About Amy Brier
Carved directly in stone, my work combines traditional carving techniques with contemporary art ideas such as public interaction and appropriation. While my main means of production is carving, I do not limit my efforts to a single “signature” medium. Instead, I move between various media such as glass, stone, paper, metal, and sand.
My art is unique on many levels. For example, in the Roliquery series, I follow the basic semiotic premise of binary oppositions, which defines much of our language. Every image carved is either in the negative, which when printed becomes positive, or vice versa. Viewers complete the creative process as they roll the Roliquery and create images in the sand. The carved stone is a tool in the creation of an image, rather than being simply a singular art object; it impresses the fluid and fugitive sand with an image from the fixed and permanent stone. Even though this final act is playful, it often leads to serious aesthetic investigation of how forms are made, and what it means to be an artist. By interacting with my carvings people are moved from passive consumption of art as commodity to an active contemplation of contemporary art with a playful touch.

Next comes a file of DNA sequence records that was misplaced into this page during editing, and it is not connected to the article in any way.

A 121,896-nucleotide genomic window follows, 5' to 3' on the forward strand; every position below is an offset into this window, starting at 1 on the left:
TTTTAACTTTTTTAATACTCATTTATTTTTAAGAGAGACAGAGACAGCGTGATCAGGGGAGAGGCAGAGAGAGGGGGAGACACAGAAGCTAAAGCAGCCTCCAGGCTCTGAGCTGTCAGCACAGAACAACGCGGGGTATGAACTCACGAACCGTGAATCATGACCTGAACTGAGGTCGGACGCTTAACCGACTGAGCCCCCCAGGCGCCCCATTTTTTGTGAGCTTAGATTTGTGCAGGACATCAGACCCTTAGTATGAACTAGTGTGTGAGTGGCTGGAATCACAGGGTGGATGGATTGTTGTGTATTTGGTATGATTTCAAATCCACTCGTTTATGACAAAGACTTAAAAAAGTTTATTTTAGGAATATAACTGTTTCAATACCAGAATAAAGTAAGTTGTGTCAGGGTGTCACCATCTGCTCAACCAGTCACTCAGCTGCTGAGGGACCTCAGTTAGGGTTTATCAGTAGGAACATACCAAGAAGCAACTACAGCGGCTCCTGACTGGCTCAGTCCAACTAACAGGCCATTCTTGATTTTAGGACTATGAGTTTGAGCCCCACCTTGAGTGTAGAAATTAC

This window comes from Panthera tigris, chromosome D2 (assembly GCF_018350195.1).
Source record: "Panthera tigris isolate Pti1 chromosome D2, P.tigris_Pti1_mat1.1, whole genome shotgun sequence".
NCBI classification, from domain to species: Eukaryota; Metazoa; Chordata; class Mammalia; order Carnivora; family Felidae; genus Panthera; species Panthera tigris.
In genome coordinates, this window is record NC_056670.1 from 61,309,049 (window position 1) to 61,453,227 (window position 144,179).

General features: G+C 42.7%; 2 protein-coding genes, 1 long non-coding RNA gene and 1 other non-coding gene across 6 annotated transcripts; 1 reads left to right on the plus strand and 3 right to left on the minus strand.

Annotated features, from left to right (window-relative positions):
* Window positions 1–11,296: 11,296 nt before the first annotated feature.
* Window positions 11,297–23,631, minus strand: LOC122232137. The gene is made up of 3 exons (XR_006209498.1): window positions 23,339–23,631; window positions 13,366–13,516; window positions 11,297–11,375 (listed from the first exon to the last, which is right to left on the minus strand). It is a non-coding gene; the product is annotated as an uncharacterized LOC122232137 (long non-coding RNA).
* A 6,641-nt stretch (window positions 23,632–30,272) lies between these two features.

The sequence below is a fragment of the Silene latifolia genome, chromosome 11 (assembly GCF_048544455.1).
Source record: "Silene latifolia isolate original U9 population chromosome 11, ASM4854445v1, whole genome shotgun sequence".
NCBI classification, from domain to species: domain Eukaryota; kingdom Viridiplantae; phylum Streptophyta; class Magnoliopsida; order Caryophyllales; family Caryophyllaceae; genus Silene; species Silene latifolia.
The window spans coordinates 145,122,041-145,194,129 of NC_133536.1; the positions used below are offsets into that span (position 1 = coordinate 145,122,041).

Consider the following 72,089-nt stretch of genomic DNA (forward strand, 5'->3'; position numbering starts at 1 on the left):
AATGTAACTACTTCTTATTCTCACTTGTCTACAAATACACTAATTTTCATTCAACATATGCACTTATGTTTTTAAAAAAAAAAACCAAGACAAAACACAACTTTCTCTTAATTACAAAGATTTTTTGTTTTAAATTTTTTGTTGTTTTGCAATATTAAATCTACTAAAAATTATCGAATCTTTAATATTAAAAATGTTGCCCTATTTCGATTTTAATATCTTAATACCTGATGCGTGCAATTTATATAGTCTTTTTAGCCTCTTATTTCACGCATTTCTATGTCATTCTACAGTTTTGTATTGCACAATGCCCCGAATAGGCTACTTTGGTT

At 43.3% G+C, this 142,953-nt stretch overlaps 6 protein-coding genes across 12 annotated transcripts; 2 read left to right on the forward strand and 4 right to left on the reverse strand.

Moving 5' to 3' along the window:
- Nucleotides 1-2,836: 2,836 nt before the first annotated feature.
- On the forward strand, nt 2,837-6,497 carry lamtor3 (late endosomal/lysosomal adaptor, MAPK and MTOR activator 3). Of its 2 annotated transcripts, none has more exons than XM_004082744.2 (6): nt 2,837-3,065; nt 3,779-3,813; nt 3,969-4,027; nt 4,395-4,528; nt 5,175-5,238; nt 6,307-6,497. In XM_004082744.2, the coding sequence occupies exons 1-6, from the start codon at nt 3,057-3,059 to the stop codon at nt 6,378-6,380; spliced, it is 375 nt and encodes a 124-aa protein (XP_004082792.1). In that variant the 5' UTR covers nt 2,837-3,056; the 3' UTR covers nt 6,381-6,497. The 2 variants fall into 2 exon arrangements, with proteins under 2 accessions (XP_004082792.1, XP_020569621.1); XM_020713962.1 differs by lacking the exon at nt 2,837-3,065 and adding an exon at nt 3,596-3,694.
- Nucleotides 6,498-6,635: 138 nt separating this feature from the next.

I believe that the goal of contemporary art is to forge connections between people. Such connections are made through both the artist and the artistic product. Thus I divide my time equally between the studio and activities that bring art experiences to the community. On the local level, I promote the beauty of the native limestone as an artistic medium and keep alive the art of direct carving, with a strong emphasis on historic carving techniques and styles. The internationally recognized Indiana Limestone Symposium, of which I am co-founder and director, brings artists from across North America, Europe, and Asia to Indiana.